The roadblocks to improving Africa’s air access | The Planner

Industry leaders gathered at WTM Africa to discuss the Single African Air Transport Market (SAATM), where they acknowledged the significant benefits to be gained from the agreement while unpacking the major roadblocks that are hindering its progress.

There is broad agreement on the benefits of improving Africa’s air access, which includes facilitating trade and tourism growth and the many benefits they both carry. David King, Project Manager: Cape Town Air Access, said that for every 100 tourists arriving on a plane in Cape Town, one job is created. “Every flight that enters your airport is valuable and grows the economy,” he added.

For every 100 tourists arriving on a plane in Cape Town, one job is created.

Afzal Parambil, regional manager Southern Africa at Emirates, said that the SAATM would help all airlines, not just African carriers. This is because opening up borders helps connect passengers to secondary and tertiary destinations in Africa, which is currently a significant challenge.

He added that liberalisation had enabled Emirates and Dubai to establish a strong hub-and-spoke model, which allowed Emirates to expand its operations and become one of the world’s leading airlines.

What’s hampering SAATM’s progress

However, despite the benefits to be had, there are several obstacles blocking the progress of SAATM, including visa restrictions, exorbitant costs, and protectionism. Until these issues are effectively addressed, airlines will not be able to achieve the required load factors to make their routes financially viable, rendering the benefits of open skies irrelevant.

Adebayo Adedeji, CEO of, added that airlines need at least an 80% load factor to continue operations. Without being able to achieve this on certain routes, many airlines have simply been forced to close these routes.

Airlines need at least an 80% load factor to continue operations.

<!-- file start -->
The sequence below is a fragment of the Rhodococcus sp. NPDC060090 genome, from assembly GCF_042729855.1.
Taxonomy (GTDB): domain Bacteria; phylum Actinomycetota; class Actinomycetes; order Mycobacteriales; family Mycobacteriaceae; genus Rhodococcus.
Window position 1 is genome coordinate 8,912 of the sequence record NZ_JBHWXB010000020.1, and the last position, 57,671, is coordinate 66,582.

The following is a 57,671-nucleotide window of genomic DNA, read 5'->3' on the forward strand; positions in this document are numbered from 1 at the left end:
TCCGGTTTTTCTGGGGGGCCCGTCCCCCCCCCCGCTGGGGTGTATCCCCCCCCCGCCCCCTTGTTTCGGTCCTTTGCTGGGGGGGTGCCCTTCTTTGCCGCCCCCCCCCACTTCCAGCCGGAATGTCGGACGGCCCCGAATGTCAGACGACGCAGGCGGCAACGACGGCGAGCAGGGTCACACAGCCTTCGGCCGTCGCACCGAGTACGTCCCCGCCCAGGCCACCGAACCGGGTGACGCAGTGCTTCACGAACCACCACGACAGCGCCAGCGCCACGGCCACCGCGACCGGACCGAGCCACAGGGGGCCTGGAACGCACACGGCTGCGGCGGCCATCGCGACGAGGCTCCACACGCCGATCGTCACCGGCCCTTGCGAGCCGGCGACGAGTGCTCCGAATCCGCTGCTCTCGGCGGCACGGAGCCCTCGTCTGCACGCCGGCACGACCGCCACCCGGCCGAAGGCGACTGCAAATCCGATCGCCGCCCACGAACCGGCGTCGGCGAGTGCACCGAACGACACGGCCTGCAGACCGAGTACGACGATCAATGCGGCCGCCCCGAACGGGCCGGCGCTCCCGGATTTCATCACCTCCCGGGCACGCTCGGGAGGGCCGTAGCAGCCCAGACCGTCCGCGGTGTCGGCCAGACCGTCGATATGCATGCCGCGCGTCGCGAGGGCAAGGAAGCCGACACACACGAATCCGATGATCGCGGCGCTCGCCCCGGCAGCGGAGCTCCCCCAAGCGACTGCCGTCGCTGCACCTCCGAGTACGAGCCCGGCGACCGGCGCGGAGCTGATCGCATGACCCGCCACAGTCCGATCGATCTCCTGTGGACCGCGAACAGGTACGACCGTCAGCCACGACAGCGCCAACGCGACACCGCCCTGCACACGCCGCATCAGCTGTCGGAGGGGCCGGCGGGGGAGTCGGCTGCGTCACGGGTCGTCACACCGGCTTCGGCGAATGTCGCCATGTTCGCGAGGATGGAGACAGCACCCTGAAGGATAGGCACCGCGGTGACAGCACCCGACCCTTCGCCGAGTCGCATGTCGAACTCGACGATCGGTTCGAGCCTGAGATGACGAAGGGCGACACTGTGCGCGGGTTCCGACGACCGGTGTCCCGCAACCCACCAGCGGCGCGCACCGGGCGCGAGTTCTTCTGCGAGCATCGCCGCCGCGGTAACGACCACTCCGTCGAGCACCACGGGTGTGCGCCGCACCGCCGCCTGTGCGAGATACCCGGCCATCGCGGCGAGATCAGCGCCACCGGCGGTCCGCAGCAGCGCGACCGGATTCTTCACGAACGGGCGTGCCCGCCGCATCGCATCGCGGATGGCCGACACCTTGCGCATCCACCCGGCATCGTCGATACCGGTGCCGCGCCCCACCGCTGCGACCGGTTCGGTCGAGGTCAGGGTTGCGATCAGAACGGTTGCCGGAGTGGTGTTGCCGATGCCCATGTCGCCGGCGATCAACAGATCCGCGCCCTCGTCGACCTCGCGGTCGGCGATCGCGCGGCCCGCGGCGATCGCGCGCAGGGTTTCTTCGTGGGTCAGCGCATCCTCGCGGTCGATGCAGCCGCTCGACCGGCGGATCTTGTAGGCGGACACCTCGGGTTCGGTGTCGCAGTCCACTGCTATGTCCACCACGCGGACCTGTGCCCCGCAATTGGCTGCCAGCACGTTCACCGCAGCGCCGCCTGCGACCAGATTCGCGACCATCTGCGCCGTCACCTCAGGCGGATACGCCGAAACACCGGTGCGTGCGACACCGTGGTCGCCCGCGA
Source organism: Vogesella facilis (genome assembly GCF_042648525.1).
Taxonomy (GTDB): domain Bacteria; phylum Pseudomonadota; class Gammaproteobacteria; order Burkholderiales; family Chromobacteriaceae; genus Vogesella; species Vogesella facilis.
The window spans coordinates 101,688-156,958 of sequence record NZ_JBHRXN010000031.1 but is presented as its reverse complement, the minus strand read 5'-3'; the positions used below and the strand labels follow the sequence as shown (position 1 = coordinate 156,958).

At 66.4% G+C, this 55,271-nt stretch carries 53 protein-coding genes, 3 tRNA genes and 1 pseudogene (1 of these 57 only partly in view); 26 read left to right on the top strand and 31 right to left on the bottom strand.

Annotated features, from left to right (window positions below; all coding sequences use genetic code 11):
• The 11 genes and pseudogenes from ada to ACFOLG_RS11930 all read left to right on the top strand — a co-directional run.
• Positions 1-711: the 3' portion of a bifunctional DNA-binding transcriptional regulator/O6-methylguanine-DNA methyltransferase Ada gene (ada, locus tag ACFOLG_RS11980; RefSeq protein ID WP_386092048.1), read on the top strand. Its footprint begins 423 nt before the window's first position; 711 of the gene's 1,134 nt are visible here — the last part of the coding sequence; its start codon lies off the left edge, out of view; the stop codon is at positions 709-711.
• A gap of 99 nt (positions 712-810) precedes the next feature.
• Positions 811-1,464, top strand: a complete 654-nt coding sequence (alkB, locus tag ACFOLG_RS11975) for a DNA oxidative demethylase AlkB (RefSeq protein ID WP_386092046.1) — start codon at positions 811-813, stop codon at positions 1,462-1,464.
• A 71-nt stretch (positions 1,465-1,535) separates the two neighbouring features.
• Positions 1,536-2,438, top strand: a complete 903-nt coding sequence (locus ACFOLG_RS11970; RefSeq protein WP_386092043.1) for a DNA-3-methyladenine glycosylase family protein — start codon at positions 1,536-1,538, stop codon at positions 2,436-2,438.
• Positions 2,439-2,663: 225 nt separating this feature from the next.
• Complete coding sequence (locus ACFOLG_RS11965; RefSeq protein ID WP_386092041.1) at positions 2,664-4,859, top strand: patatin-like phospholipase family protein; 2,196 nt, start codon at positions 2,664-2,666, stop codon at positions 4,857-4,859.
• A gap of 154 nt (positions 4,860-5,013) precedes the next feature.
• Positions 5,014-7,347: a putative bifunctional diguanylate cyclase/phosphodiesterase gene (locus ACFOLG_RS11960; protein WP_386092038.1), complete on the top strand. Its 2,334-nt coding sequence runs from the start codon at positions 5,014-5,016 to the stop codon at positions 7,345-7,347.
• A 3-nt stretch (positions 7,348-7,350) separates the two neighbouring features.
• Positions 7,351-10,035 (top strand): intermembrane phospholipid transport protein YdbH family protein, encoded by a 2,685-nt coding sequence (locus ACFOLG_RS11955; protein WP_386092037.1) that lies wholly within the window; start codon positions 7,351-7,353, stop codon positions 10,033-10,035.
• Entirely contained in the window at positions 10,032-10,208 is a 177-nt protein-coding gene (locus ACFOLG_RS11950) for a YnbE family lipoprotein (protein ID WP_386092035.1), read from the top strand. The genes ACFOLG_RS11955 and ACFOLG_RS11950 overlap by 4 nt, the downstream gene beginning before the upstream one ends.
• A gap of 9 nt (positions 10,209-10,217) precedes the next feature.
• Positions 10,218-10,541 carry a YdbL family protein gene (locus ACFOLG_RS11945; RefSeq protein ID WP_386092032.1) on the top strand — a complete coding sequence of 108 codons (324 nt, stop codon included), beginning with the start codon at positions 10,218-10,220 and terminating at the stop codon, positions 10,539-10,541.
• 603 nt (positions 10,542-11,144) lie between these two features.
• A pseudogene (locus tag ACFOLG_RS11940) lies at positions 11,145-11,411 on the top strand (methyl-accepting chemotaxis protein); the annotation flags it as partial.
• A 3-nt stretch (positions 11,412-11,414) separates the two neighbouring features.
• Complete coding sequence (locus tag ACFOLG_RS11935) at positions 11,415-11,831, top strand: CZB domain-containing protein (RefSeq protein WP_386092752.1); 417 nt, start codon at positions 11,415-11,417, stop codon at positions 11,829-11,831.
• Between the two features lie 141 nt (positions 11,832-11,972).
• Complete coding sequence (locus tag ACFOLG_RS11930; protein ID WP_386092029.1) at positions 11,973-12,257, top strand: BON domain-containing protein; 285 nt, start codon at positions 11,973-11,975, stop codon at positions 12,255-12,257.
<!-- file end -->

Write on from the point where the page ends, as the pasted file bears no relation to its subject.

Rui Carreira, non-executive Board member of TAAG Angola Airlines, explained that the African Union elected the African Civil Aviation Commission (AFCAC) as the executing agency of SAATM. However, AFCAC currently lacks the power to enforce regulations, which poses a challenge to the implementation of SAATM.

AFCAC can only rely on voluntary compliance by airlines and national authorities, explained Carreira. This has resulted in an uneven implementation of SAATM across different countries, as some have fully embraced liberalisation while others are hesitant to do so. The result is an uneven playing field for airlines and limited investor confidence.

Local African currencies are another obstacle to open skies because multiple currencies and exchange rates can create added complexity and costs for airlines that operate across multiple countries, added Carreira.

King also pointed out that visa accessibility is another massive challenge. Although visa controls are necessary, the process should be easy and seamless. The lack of visa accessibility is currently preventing airlines from attracting passengers, which in turn hinders the development of SAATM.

A possible solution

To achieve open skies in Africa, it’s imperative that these various obstacles are addressed so that airlines can connect African countries and passengers to their destinations and grow the region as a powerful aviation hub.

Carreira suggested that Africa should follow the example of the European Union; “The EU started as an economic community of just six countries, and gradually expanded over time to include more member states. The region also developed a common market and customs union, which have helped to eliminate trade barriers and promote economic growth within the region.”

Carreira pointed out that similarly to the EU, African countries can start small and focus on building economic partnerships and regional integration at a smaller scale before scaling up. African countries could also benefit from developing institutions to promote intra-regional trade and economic cooperation.

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